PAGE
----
• Meghan Kerins- Walker living with my father then stan i think the more professional some get the more they think they can do anything without consequences – im not saying that is you – and i do know you love your kids erik- and im glad you are addressing HMO’s – america i think should have Australia’s medical plan- my opinion and i think japan has the same kind of medical plan ITS FREE- But us Americans have to be so controlling- ill admit I am controlling in some areas so that is all i say. I wasnt being condescending i was defending – just like your friends were doing defending – im sorry you thought that – well i gtg sykpe with mariah n lailah that is more productive for me lol ttyl Erik – I adore you n kirs though we dont see each other anymore
  • Diana Mike Lehn I live in a state of alcoholism trust me it would be a safer place if they started smoking.
Support The Student Loan Forgiveness Act of 2012
signon.org
I just signed a petition to Rep. John Kline (MN-2), The United States House of Representatives, The United States Senate, and President Barack Obama: Since 1980, average tuition for a 4-year college education has increased an astounding 827%. Since 1999, average student loan debt has increased by…
  • Steven Christensen So you voluntarily enter into a contract with a bank for a loan, and now you want someone else to pay for it?!?
    Wonderful…
  • Erik Kulick All education should be federally funded in the first place, because society as a whole benefits from having a educated (and healthy) citizenry.

    My issue isn’t with having to pay back a debt, it’s with having to amass the quantity of debt necessary to successfully compete for the few decent paying jobs that are available. In addition to a loan forgiveness act, Congress also needs to enact legislation which forces corporations to uphold the inherent duty which arises as a result of the protection created by that lovely socialist tool, incorporation. The responsibility of the corporation should be proportionate to its size and success, but to simply not demand something like this in return for society is foolish. Don’t worry Steven, if this kind of legislation can be enacted, we wouldn’t really need to worry about things like debt forgiveness. But in the mean time…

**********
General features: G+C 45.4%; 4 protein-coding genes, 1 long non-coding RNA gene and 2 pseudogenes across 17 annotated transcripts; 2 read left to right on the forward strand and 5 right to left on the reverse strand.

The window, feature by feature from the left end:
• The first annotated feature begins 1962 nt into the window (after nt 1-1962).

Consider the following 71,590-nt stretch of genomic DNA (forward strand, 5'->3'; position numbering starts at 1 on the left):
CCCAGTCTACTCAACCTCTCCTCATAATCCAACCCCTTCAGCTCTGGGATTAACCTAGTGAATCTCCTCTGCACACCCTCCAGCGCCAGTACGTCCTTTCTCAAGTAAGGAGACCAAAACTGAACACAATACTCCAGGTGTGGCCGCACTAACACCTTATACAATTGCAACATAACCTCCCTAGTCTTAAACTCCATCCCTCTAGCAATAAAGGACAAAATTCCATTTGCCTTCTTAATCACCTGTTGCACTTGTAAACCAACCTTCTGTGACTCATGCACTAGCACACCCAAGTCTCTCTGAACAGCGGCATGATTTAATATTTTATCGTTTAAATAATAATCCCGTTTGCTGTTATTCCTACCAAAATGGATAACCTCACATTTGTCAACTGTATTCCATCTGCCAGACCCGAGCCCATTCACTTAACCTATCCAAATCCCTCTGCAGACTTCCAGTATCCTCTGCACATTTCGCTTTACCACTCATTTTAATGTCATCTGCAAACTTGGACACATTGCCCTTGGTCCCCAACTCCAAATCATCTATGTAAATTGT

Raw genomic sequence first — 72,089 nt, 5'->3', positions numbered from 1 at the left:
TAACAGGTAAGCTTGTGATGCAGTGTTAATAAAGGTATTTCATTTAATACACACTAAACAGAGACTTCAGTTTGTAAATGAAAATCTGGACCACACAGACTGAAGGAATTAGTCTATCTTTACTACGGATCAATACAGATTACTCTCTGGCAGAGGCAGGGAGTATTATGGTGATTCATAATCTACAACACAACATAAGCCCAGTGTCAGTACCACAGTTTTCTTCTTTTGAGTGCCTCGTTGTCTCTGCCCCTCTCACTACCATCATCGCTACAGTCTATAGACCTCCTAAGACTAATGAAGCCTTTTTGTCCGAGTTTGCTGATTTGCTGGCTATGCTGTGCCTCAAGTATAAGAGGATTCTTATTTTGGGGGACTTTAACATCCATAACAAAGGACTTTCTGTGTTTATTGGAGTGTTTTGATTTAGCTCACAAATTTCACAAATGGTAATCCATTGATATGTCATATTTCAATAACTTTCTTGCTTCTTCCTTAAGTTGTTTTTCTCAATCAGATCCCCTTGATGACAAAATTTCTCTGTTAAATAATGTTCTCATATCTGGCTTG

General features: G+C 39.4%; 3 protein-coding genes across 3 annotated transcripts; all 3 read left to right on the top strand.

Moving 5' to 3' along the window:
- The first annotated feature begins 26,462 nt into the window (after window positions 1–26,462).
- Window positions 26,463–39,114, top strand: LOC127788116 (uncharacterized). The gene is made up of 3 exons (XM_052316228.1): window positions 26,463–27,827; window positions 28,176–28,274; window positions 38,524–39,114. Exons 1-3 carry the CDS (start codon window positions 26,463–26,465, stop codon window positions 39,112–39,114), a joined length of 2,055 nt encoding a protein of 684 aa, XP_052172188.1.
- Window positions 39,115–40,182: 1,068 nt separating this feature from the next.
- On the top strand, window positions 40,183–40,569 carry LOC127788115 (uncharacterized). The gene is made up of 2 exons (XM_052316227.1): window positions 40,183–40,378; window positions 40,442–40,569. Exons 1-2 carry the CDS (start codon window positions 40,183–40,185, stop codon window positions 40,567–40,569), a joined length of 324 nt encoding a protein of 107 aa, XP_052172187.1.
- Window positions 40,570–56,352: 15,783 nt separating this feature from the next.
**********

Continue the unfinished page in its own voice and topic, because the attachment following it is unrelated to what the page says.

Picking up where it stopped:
• Steven Christensen If the thrust of your argument is “All education should be federally funded” then you do a disservice by distracting the issue with this issue of contract law.
  • Steven Christensen The issue of loan forgiveness should not enter into the discussion. If you want to make points about the high cost of education (which I agree with), then how a person pays for it does not enter into it.
  • Erik Kulick This issue of contract law is just an indirect means of accomplishing at least part of my goal to eventually see federal funding for all education. This because it is the govt whose obligation it is to cover the losses incurred by the loan providers anyway. I will wholeheartedly agree with you on the blatant inefficiency of such a system, but this is what you get when you endlessly cater to the temper-tantrum throwing lobbyists.

Tennesse Lawmakers: We Need To Chat
vimeo.com
What the Hell is Up with Tennessee Legislators and Their Anti-LGBT Crusade? Hear My Fireside Chat and Offer To Help
  • Anthony Gonzalez likes this.